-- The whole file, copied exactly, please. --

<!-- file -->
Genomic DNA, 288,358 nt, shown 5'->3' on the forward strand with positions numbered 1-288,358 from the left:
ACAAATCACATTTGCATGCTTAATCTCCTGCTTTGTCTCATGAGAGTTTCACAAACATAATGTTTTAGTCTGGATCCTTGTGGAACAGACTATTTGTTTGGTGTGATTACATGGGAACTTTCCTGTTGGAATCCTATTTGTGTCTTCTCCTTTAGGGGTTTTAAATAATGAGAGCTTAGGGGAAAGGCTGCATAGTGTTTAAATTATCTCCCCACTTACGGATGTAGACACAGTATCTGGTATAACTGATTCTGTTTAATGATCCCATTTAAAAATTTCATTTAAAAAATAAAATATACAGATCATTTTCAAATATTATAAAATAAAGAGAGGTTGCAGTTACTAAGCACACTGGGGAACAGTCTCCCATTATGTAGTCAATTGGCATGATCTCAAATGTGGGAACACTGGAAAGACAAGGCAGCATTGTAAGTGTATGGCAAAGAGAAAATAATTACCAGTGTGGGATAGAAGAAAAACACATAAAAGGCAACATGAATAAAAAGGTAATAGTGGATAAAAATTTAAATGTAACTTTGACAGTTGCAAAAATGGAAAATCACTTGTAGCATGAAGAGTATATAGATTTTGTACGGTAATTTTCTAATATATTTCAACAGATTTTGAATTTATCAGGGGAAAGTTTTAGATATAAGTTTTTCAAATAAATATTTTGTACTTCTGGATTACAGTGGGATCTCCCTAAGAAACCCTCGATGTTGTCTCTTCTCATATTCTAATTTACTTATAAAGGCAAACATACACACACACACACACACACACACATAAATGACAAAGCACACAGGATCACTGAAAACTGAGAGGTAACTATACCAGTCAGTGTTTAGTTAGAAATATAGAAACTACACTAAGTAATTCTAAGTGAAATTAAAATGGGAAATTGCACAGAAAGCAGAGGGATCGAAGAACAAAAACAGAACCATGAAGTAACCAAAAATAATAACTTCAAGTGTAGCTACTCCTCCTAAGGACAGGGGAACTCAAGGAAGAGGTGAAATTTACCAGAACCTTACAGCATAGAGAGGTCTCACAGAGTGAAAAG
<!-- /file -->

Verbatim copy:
Genomic DNA, 288,358 nt, shown 5'->3' on the forward strand with positions numbered 1-288,358 from the left:
ACAAATCACATTTGCATGCTTAATCTCCTGCTTTGTCTCATGAGAGTTTCACAAACATAATGTTTTAGTCTGGATCCTTGTGGAACAGACTATTTGTTTGGTGTGATTACATGGGAACTTTCCTGTTGGAATCCTATTTGTGTCTTCTCCTTTAGGGGTTTTAAATAATGAGAGCTTAGGGGAAAGGCTGCATAGTGTTTAAATTATCTCCCCACTTACGGATGTAGACACAGTATCTGGTATAACTGATTCTGTTTAATGATCCCATTTAAAAATTTCATTTAAAAAATAAAATATACAGATCATTTTCAAATATTATAAAATAAAGAGAGGTTGCAGTTACTAAGCACACTGGGGAACAGTCTCCCATTATGTAGTCAATTGGCATGATCTCAAATGTGGGAACACTGGAAAGACAAGGCAGCATTGTAAGTGTATGGCAAAGAGAAAATAATTACCAGTGTGGGATAGAAGAAAAACACATAAAAGGCAACATGAATAAAAAGGTAATAGTGGATAAAAATTTAAATGTAACTTTGACAGTTGCAAAAATGGAAAATCACTTGTAGCATGAAGAGTATATAGATTTTGTACGGTAATTTTCTAATATATTTCAACAGATTTTGAATTTATCAGGGGAAAGTTTTAGATATAAGTTTTTCAAATAAATATTTTGTACTTCTGGATTACAGTGGGATCTCCCTAAGAAACCCTCGATGTTGTCTCTTCTCATATTCTAATTTACTTATAAAGGCAAACATACACACACACACACACACACACACATAAATGACAAAGCACACAGGATCACTGAAAACTGAGAGGTAACTATACCAGTCAGTGTTTAGTTAGAAATATAGAAACTACACTAAGTAATTCTAAGTGAAATTAAAATGGGAAATTGCACAGAAAGCAGAGGGATCGAAGAACAAAAACAGAACCATGAAGTAACCAAAAATAATAACTTCAAGTGTAGCTACTCCTCCTAAGGACAGGGGAACTCAAGGAAGAGGTGAAATTTACCAGAACCTTACAGCATAGAGAGGTCTCACAGAGTGAAAAG